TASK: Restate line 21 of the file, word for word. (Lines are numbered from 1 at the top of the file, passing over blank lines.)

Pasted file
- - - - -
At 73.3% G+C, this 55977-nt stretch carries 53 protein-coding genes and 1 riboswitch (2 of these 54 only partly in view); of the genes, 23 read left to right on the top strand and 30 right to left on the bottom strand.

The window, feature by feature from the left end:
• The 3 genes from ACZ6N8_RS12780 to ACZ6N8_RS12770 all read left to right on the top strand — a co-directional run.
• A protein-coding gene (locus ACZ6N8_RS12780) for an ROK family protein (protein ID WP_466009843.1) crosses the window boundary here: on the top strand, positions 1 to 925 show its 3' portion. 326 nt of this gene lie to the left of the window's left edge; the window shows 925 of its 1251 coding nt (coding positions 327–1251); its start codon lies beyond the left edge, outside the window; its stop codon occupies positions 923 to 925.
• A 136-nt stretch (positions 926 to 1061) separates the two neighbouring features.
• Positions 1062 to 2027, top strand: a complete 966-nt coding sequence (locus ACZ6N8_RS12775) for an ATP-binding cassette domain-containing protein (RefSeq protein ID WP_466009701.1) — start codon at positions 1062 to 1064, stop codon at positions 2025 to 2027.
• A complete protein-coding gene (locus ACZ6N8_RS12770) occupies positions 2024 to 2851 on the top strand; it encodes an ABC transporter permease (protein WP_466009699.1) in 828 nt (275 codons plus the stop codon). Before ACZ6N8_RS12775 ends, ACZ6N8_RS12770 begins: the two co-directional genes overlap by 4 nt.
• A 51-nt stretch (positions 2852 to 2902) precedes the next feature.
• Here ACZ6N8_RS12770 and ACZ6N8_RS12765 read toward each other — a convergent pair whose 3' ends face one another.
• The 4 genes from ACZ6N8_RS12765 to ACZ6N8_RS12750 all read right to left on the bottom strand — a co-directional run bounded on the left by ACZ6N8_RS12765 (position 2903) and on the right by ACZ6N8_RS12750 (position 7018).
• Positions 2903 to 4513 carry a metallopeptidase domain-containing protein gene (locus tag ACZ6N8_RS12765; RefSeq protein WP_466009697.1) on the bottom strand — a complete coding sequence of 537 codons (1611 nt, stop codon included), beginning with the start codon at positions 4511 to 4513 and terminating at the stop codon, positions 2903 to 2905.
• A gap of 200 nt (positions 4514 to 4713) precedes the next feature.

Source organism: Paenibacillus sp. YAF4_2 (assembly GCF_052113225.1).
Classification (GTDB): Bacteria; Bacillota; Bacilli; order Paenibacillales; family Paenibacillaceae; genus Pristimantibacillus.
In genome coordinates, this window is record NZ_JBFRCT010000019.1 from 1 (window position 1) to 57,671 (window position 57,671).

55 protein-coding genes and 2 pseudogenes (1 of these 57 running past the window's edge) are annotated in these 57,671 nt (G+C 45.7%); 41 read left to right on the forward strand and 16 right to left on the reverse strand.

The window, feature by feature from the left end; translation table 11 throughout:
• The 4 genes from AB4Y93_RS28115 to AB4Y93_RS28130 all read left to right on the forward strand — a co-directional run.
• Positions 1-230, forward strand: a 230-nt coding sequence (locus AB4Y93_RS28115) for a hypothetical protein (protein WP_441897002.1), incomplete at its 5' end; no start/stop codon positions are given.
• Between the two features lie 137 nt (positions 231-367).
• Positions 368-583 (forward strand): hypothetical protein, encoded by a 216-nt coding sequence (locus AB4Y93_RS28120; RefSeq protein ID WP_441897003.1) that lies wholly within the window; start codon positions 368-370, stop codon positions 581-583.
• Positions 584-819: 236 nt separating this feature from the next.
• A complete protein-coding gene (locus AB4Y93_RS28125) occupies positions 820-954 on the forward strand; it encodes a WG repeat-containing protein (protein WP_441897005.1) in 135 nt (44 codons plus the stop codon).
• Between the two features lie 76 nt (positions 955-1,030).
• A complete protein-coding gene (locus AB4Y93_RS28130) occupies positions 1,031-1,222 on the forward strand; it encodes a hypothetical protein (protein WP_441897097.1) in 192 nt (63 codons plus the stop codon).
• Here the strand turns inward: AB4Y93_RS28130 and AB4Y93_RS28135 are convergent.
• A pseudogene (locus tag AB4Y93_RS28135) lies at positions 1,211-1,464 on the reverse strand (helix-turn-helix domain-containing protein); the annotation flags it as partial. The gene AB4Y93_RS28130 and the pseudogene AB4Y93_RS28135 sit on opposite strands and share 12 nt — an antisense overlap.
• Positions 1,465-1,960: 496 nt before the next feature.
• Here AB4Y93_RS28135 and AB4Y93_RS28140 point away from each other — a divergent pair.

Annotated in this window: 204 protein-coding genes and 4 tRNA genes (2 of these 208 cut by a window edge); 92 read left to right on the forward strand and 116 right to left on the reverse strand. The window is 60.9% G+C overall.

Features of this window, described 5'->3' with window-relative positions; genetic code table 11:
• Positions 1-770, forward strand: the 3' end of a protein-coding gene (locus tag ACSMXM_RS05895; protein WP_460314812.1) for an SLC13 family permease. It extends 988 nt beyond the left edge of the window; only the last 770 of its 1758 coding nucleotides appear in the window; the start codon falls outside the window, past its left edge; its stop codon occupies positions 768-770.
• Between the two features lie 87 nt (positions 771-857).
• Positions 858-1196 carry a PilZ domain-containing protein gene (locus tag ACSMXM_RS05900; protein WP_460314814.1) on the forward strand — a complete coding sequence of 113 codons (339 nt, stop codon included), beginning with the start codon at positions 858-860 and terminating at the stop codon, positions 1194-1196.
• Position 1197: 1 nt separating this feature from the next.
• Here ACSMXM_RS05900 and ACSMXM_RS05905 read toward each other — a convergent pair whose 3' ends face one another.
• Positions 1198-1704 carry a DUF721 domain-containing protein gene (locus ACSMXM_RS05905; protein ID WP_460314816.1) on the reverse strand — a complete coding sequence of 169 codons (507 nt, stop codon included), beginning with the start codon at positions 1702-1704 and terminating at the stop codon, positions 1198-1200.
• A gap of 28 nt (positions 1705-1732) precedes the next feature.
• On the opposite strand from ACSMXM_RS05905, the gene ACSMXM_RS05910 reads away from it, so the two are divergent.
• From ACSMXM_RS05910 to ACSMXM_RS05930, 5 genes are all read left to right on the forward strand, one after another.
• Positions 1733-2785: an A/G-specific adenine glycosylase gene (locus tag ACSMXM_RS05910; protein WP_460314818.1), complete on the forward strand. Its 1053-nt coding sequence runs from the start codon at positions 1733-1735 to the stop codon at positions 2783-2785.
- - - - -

• Positions 368-583 (forward strand): hypothetical protein, encoded by a 216-nt coding sequence (locus AB4Y93_RS28120; RefSeq protein ID WP_441897003.1) that lies wholly within the window; start codon positions 368-370, stop codon positions 581-583.